- Author: Kathy Keatley Garvey
If you've been following the innovative work of agricultural entomologist and remote sensing technology researcher Christian Nansen, associate professor of entomology at the University of California, Davis, you can.
Using Skittles (candy), magnolia leaves, mosquito eggs and sheets of paper, Nansen explored how light penetrates and scatters--and found that how you see an object can depend on what is next to it, under it or behind it.
He published his observations in a recent edition of PLOS ONE, the Public Library of Science's peer-reviewed, open-access journal. He researches the discipline of remote sensing technology, which he describes as “crucial to studying insect behavior and physiology, as well as management of agricultural systems.”
Nansen demonstrated that several factors greatly influence the reflectance data acquired from an object. “The reflected energy from an object--how it looks-- is a complex cocktail of energy being scattered off the object's surface in many directions and of energy penetrating into the object before being reflected,” Nansen pointed out. “Because of scattering of light, the appearance--or more accurately the reflectance profile--of an object depends on what is next to it! And because of penetration, the appearance of an object may also be influenced by what is behind it!”
“The findings are of considerable relevance to research into development of remote sensing technologies, machine vision, and/or optical sorting systems as tools to classify/distinguish insects, seeds, plants, pharmaceutical products, and food items.”
In the PLOS ONE article, titled “Penetration and Scattering—Two Optical Phenomena to Consider When Applying Proximal Remote Sensing Technologies to Object Classifications,” Nansen defines proximal remote sensing as “acquisition and classification of reflectance or transmittance signals with an imaging sensor mounted within a short distance (under 1m and typically much less) from target objects.”
“Even though the objects may look very similar--that is, indistinguishable--to the human eye, there are minute/subtle differences in reflectance in some spectral bands, “ Nansen said, “and these differences can be detected and used to classify objects.”
With this newly published study, Nansen has demonstrated experimentally that imaging conditions need to be carefully controlled and standardized. Otherwise, he said, “penetration and scattering can negatively affect the quality of reflectance data, and therefore, the potential of remote sensing technologies, machine vision, and/or optical sorting systems as tools to classify objects. “
Nansen described the rapidly growing number of studies describing applications of proximal remote sensing as “largely driven by the technology becoming progressively more robust, cost-effective, and also user-friendly.”
“The latter,” he wrote, “means that scientists who come from a wide range of academic backgrounds become involved in applied proximal remote sensing applications without necessarily having the theoretical knowledge to appreciate the complexity and importance of phenomena associated with optical physics; the author of this article falls squarely in that category!”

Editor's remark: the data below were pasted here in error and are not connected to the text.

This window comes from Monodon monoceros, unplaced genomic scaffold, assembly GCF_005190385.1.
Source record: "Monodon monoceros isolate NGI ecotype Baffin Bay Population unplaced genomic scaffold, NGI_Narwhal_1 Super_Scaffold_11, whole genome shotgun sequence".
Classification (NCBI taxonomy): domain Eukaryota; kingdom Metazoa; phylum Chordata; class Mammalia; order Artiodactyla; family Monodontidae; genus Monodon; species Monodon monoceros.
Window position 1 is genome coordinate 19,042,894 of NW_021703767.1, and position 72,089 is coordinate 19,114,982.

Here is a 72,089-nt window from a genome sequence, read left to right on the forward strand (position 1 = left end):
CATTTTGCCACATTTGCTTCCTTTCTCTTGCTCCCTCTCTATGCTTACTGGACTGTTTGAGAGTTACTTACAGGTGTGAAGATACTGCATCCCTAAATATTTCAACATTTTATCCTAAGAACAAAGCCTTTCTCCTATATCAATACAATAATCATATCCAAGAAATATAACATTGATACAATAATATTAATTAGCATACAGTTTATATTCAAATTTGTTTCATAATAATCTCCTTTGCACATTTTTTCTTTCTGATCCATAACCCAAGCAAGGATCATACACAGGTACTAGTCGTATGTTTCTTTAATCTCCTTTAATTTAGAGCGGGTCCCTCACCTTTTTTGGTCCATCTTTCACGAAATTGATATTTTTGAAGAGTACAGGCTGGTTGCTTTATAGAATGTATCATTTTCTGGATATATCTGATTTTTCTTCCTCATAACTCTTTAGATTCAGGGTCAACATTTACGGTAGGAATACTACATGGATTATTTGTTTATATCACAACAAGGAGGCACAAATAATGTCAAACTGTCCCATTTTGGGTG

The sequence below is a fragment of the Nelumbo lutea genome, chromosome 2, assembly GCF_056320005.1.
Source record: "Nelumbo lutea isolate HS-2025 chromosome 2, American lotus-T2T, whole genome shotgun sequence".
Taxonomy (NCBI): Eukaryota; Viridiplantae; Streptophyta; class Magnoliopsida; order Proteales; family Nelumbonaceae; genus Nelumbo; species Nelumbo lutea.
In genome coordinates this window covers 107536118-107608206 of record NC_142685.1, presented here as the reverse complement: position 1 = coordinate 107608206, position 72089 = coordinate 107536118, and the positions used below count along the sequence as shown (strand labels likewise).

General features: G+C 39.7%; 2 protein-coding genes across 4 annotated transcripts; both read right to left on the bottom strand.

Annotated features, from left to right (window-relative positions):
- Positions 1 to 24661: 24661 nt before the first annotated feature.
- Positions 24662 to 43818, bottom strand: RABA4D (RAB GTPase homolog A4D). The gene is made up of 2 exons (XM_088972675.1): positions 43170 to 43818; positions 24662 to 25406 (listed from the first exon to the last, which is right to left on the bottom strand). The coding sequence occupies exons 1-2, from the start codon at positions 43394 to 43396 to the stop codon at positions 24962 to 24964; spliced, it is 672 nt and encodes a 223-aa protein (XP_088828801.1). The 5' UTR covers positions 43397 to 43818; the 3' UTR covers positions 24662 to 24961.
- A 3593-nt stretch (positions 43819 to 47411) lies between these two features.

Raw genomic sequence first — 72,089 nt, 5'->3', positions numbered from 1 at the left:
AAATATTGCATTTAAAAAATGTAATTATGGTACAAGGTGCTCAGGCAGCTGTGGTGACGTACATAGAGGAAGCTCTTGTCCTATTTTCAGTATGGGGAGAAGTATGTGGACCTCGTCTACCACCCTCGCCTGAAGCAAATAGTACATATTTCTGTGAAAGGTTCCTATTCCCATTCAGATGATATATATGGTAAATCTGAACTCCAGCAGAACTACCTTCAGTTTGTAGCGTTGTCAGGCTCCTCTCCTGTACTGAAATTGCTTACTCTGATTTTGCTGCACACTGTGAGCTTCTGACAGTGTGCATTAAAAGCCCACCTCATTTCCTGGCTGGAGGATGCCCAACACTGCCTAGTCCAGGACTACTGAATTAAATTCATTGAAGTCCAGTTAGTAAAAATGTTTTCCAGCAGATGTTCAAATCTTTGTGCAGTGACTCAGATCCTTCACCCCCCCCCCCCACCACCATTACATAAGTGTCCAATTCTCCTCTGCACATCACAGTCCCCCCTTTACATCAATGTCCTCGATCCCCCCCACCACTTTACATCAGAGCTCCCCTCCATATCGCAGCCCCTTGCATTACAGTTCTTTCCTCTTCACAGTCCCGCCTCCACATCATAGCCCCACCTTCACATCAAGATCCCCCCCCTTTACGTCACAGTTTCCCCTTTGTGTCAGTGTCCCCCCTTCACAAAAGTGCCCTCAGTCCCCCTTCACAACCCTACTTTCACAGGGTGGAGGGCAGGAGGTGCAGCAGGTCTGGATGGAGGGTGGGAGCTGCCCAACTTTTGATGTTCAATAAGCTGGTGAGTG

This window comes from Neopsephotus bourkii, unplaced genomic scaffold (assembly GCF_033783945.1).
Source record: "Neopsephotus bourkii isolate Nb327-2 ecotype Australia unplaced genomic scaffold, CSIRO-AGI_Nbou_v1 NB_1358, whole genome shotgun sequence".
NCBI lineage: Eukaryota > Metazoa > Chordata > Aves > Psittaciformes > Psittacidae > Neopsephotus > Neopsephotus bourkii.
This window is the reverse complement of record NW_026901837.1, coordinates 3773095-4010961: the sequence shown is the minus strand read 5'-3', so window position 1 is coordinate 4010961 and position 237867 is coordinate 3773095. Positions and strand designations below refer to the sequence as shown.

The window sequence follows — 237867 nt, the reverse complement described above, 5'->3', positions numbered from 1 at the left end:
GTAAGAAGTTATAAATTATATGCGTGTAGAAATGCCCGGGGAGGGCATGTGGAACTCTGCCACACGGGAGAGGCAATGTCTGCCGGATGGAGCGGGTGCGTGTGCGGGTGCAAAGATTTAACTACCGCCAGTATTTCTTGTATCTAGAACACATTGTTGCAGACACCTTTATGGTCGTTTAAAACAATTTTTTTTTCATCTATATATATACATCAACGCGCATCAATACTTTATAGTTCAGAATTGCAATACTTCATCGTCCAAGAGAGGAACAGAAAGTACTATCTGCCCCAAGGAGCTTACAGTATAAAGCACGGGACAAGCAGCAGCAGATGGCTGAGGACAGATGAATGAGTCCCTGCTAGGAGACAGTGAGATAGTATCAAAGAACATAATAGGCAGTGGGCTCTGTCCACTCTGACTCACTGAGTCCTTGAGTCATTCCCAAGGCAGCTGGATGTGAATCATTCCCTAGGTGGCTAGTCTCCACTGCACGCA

“Sometimes experimental research unravels limitations and challenges associated with the methods or technologies we use and thought we were so-called experts on,” Nansen commented.
Nansen, who specializes in insect ecology, integrated pest management, and remote sensing, joined the UC Davis faculty in 2014 after holding faculty positions at Texas A&M, Texas Tech and most recently, the University of Western Australia.
- Author: Kathy Keatley Garvey
If not, monarch butterflies are in a heap of trouble.
An interesting study just published in journal PLOS One by researchers at the University of Jamestown, North Dakota, and the University of Georgia, Athens, Georgia, revealed that the larvae of monarch butterflies that skip meals (host plant, milkweed) will become adults with a smaller wing size, as much as 2 percent smaller.
That's important because monarch butterflies (Danaus plexippus) are migratory animals that travel long distances, and without milkweed, Asclepias spp., their migration will be adversely affected.
In their research, “Does Skipping a Meal Matter to a Butterfly's Appearance? Effects of Larval Food Stress on Wing Morphology and Color in Monarch Butterflies,” Haley Johnson of the University of Jamestown and her colleagues also found that monarch larvae deprived of food became adults with a different wing coloration: paler wings.
This study nails home the point why we need to plant milkweed. As the Xerces Society for Invertebrate Conservation says on its website: “The loss of milkweed plants in the monarch's spring and summer breeding areas across the United States is believed to be a significant factor contributing to the reduced number of monarchs recorded in overwintering sites in California and Mexico. Agricultural intensification, development of rural lands, and the use of mowing and herbicides to control roadside vegetation have all reduced the abundance of milkweeds in the landscape.”
To address this seed shortage, the Xerces Society launched Project Milkweed to produce new sources of milkweed seed “where seed has not been reliably available: California, the Great Basin, Arizona, New Mexico, Texas, and Florida."
Bottom line, the Xerces Society is:
- raising public awareness about milkweeds' value to monarchs and native pollinators
- promoting the inclusion of milkweeds in habitat restoration efforts
- developing milkweed seed production guidelines, and
- building new markets for milkweed seed.
The Xerces website also offers sources of native milkweed seed in your state.
Meanwhile, the butterflies that overwintered in Mexico are on the move and in Texas. For more information on butterfly migration, see Monarch Butterfly, Journey North.